Scientists at The University of Nottingham's National Centre for Macromolecular Hydrodynamics have just published the third in a series of papers in the journal Scientific Reports looking at the hydrodynamic properties of vaccine preparations.
Scientists map roots of premeditated, violent 'intent' in animal brain
The bad intentions that often precede violence originate in a specific brain region, according to a study in mice led by researchers from NYU Langone Medical Center and published in Nature Neuroscience online March 7.
Overconfidence linked to one's view of intelligence
A Washington State University researcher has found that a person's tendency to be overconfident increases if he or she thinks intelligence is fixed and unchangeable.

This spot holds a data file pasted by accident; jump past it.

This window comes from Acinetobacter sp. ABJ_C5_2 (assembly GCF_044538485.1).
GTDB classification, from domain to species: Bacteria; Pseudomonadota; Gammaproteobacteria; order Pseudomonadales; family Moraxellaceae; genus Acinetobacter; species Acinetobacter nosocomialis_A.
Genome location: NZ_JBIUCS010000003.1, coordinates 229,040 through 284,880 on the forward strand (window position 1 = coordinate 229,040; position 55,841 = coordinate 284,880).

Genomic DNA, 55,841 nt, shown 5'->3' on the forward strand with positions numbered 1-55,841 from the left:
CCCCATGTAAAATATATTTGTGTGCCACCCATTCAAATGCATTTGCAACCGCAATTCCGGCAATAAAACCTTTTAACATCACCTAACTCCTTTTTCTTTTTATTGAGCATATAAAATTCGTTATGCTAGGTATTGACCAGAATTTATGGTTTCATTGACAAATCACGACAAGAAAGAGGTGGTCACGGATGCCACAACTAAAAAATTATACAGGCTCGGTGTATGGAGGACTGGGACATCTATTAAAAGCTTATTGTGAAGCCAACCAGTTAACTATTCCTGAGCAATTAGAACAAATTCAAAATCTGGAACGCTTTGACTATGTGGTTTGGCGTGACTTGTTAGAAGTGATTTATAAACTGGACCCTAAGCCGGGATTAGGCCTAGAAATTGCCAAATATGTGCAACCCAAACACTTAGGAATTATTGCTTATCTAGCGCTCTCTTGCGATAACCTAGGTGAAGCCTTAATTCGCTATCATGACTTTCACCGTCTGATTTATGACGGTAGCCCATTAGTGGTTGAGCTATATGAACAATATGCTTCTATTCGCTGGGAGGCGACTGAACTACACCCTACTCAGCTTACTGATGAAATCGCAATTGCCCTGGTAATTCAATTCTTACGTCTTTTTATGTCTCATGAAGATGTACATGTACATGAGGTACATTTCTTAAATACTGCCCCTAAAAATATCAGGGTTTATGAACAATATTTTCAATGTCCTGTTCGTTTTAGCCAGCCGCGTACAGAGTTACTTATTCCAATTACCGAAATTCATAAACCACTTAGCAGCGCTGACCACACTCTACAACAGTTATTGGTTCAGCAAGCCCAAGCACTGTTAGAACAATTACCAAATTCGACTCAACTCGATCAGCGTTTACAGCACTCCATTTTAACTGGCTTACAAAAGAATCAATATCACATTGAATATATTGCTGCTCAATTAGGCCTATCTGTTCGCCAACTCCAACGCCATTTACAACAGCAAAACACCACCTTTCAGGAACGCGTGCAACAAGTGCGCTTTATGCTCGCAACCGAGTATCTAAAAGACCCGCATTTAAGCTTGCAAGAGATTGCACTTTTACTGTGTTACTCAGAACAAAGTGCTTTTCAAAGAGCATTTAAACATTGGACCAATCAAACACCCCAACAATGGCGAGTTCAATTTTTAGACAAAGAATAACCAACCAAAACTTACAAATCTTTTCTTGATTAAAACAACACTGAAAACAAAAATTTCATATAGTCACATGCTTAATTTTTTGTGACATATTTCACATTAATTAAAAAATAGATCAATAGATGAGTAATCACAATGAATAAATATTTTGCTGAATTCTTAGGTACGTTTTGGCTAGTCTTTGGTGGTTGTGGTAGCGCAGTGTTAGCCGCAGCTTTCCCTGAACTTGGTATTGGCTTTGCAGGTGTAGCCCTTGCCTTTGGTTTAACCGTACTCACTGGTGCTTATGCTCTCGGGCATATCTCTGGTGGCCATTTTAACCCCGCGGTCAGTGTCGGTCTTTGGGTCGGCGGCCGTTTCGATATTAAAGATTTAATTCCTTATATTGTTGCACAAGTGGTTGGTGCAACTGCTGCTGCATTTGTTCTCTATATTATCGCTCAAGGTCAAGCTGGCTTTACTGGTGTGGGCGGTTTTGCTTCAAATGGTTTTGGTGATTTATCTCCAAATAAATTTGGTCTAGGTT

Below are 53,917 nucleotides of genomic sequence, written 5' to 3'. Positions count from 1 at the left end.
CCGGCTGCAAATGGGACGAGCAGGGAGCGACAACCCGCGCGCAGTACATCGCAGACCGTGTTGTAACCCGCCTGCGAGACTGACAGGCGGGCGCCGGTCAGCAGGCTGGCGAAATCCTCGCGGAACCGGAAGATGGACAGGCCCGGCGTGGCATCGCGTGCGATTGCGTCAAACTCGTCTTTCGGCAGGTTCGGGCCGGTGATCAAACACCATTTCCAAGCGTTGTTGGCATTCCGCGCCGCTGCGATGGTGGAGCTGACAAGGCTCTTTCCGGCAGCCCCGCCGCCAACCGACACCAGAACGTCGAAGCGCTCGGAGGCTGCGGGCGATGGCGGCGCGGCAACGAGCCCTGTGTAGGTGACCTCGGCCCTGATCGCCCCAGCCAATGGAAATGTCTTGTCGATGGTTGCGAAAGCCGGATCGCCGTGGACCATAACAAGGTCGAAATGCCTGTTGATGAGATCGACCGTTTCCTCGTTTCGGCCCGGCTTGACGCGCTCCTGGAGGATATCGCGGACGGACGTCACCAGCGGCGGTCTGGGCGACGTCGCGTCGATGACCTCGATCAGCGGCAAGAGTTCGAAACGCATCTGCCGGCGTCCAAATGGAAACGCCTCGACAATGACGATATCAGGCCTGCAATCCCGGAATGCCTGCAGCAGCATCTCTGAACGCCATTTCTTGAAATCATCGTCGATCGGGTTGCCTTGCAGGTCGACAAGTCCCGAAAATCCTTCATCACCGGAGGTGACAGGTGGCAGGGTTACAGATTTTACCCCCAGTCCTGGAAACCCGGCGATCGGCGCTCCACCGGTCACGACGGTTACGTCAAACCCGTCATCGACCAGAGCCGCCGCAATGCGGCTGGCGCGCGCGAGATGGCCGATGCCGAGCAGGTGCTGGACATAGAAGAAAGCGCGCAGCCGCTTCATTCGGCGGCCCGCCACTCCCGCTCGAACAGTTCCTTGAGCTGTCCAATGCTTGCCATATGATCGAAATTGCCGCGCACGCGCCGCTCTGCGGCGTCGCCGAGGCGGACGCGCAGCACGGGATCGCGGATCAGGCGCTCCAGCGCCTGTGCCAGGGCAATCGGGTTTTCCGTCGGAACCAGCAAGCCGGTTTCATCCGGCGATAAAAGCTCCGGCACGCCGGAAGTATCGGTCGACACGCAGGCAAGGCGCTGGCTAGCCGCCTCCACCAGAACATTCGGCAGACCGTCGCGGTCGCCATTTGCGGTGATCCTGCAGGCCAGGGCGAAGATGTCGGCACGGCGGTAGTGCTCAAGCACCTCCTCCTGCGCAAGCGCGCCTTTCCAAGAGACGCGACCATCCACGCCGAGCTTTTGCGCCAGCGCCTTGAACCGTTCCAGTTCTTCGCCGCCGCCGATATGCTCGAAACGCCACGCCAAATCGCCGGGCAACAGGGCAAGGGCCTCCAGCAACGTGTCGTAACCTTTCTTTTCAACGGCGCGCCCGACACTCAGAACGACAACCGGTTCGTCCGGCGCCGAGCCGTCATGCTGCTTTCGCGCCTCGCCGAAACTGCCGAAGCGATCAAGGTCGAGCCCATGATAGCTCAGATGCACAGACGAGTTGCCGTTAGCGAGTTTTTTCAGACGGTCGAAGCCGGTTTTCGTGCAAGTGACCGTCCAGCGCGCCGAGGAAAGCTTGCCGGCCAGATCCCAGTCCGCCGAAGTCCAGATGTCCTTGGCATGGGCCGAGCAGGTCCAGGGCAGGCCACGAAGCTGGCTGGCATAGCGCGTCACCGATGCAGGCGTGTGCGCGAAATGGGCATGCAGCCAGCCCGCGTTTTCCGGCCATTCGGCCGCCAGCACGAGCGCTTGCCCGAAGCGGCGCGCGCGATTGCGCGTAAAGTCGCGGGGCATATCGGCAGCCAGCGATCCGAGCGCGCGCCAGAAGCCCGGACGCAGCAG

Combining 2 techniques to 'rewire' the brain may improve arm and hand movement for stroke survivors
Used in combination, two innovative rehabilitation approaches can promote better long-term recovery of arm and hand movement function in stroke survivors, suggests a paper in the American Journal of Physical Medicine & Rehabilitation, the official journal of the Association of Academic Physiatrists.
Where prostate cancer spreads in the body affects survival time
In the largest analysis of its kind, researchers at the Duke Cancer Institute and other top cancer centers have found that the organ site where prostate cancer spreads has a direct impact on survival.
Penn team reverses signs of naturally occurring chronic periodontitis